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Lang, Simon C.1, Tobias H.D. Payenberg2, Mark Reilly2, Jochen Kassan3 
(1) University of Adelaide, South Australia, Australia 
(2) Australian School of Petroleum, Univeristy of Adelaide, Adelaide, Australia 
(3) Whistler Research, Brisbane, Australia

ABSTRACT: Reservoir Analogues of Ephemeral Lacustrine Deltas and Terminal Splays - Examples from the Lake Eyre Basin, Central Australia

Ephemeral fluvial-lacustrine sandstone reservoirs (eg. North Sea or Algerian Triassic, South Caspian Pliocene) can benefit from studies of modern ephemeral depositional analogues. This study focuses on the variation in depositional processes, scale, planform geometries and potential connectivity of sandy facies around Lake Eyre, the terminus of a vast inland drainage system (> 1 Million km2) in arid central Australia. A spectrum of high or low river flow into high or low lake level, results in several fluvial channels feeding terminal splay complexes interdigitated with rare shallow lacustrine deltas. Wave reworking occurs during highstands, but aeolian deflation dominates the lowstands during prolonged aridity. 
The ephemeral river channels are typically coarse-grained, <5m deep (W/T ratios of 250:1), and flow through incised, low-sinuosity channel belts, before entering the terminal splay or lacustrine delta complex . Mixed-load rivers typically bifurcate into numerous straight distributary channels with smaller digitate sandy crevasse splay channel branches (W/T ratios 40:1 to 80:1) feeding discrete fine-grained frontal splay/mouthbar lobes. The lobes are <1m thick, comprising fining-upward successions of medium to fine-grained sand, with parallel lamination, convex-upward parallel stratification, and climbing ripples (W/T ratios of 300:1 to 1000:1). In contrast, coarser-grained rivers construct an amalgamated frontal splay complex with only a few shallow, coarse-grained distributary channels (W/T ratios 50:1 to 100:1), and a distal frontal splay complex comprising a thin apron (<0.5m) of coarse to medium-grained sands (W/T ratios >1000). These reservoir analogues may be useful for developing reservoir models in low-accommodation, high or low net-to-gross ancient ephemeral fluvial systems.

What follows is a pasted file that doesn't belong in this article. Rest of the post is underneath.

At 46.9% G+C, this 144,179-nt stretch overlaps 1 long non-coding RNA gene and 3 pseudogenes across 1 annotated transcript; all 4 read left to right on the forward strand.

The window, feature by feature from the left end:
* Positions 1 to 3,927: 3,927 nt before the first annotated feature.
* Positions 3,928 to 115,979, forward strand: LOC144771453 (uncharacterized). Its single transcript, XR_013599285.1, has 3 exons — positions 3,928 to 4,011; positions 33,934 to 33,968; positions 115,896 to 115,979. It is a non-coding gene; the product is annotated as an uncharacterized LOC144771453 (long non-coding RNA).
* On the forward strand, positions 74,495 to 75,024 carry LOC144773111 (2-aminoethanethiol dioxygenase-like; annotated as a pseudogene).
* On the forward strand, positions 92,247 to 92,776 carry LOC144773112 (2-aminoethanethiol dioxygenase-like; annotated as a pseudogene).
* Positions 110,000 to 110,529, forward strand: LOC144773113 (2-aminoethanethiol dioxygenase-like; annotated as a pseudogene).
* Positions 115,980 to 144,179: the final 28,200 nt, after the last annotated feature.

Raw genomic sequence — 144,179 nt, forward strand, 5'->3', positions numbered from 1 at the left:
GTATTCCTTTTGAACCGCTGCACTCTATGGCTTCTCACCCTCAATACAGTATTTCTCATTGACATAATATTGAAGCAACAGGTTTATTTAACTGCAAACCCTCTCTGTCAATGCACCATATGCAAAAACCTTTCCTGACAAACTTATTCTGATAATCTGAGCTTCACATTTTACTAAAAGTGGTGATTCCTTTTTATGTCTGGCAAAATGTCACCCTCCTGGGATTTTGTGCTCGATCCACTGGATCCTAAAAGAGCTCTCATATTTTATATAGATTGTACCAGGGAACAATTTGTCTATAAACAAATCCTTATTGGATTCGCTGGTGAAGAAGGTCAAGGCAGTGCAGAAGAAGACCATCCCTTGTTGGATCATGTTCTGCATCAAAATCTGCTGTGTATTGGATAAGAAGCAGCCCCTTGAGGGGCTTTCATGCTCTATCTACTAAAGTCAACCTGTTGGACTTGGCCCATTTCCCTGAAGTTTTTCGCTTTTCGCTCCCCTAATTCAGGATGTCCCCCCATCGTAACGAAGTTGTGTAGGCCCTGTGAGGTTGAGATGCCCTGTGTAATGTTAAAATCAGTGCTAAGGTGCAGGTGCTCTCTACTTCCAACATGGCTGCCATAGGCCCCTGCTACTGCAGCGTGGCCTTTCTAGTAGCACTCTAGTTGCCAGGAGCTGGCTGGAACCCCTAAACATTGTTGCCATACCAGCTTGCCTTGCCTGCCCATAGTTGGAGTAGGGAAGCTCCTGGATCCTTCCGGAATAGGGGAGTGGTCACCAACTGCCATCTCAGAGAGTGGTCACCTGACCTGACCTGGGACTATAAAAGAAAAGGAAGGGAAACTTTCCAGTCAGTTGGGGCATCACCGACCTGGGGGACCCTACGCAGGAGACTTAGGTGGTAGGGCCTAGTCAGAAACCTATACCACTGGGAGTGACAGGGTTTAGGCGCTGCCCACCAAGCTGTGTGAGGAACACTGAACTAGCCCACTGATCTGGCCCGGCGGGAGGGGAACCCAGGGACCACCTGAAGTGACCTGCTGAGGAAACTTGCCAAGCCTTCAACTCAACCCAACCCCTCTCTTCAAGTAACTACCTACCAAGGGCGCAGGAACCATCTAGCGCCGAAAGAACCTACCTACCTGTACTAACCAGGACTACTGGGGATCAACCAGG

AAPG Search and Discovery Article #90026©2004 AAPG Annual Meeting, Dallas, Texas, April 18-21, 2004.